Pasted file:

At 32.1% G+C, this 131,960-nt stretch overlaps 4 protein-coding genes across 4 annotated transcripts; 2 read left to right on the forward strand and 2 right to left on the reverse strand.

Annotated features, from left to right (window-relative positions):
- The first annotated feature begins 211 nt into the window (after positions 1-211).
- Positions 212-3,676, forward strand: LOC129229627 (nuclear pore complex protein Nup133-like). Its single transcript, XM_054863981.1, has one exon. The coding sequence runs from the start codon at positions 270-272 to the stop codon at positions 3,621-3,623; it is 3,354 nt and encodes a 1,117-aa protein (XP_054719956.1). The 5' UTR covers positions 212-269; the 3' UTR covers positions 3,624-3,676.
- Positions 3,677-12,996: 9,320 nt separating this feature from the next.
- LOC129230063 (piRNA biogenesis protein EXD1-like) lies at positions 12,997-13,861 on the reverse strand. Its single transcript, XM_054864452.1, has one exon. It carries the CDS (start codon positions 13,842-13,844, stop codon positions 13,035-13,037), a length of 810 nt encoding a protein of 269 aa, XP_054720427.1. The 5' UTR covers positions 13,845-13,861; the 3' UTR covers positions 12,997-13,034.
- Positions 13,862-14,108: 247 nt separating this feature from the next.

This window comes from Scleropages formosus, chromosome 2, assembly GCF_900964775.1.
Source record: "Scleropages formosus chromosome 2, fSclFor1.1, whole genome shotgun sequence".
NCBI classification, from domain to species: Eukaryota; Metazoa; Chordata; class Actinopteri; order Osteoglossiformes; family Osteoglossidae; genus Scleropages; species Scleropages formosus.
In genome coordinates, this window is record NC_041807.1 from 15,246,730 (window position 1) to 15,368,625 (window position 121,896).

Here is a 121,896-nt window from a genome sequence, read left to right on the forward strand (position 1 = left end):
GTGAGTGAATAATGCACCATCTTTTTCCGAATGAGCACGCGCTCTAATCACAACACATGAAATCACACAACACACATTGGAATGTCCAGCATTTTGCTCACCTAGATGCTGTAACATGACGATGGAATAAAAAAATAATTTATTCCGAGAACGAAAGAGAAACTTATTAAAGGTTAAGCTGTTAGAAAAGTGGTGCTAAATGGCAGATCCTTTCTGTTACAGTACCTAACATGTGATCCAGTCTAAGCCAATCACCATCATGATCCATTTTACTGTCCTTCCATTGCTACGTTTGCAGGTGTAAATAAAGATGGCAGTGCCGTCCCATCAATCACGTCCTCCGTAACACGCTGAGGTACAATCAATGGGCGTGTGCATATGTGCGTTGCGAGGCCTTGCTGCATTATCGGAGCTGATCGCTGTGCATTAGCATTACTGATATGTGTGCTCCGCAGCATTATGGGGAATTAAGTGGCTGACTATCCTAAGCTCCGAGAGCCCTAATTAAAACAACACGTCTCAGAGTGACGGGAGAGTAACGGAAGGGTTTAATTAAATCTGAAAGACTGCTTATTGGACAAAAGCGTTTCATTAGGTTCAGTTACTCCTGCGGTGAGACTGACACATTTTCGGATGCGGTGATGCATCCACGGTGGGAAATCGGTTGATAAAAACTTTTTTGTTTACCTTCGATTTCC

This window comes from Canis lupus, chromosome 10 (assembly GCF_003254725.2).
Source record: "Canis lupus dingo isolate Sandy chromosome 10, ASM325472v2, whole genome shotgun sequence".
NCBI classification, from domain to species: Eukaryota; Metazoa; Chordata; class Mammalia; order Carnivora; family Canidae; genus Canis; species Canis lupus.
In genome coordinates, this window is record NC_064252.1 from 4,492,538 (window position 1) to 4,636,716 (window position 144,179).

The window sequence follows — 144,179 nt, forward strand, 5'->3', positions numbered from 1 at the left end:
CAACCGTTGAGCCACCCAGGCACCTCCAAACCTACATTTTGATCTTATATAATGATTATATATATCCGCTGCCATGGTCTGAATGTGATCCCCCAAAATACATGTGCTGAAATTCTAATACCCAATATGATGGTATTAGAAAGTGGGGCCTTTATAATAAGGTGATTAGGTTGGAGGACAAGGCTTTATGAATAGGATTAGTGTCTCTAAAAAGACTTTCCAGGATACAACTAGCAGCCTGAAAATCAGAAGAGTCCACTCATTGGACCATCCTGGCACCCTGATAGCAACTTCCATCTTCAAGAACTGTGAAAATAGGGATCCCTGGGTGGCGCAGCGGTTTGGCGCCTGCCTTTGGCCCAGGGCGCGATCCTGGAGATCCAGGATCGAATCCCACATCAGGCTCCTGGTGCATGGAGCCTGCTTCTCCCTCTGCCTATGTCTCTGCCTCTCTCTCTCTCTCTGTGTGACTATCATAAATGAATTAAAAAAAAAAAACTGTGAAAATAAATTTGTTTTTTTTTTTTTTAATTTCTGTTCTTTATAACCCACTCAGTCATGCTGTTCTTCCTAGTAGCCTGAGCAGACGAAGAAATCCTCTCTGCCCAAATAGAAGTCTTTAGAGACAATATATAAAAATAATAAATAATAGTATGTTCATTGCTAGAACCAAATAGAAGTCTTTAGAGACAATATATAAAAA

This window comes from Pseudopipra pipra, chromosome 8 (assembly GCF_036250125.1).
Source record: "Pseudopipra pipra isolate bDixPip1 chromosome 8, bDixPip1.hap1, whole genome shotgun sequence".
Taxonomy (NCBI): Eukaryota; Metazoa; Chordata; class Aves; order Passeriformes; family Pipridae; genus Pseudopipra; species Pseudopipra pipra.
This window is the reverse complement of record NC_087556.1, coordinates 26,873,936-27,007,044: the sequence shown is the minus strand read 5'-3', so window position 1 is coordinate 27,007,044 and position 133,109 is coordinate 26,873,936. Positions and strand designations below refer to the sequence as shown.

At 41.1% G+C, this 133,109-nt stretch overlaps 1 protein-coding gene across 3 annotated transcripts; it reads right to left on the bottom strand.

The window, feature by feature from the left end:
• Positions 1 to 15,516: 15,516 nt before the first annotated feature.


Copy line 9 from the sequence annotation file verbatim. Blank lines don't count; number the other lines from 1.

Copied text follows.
Source record: "Scleropages formosus chromosome 2, fSclFor1.1, whole genome shotgun sequence".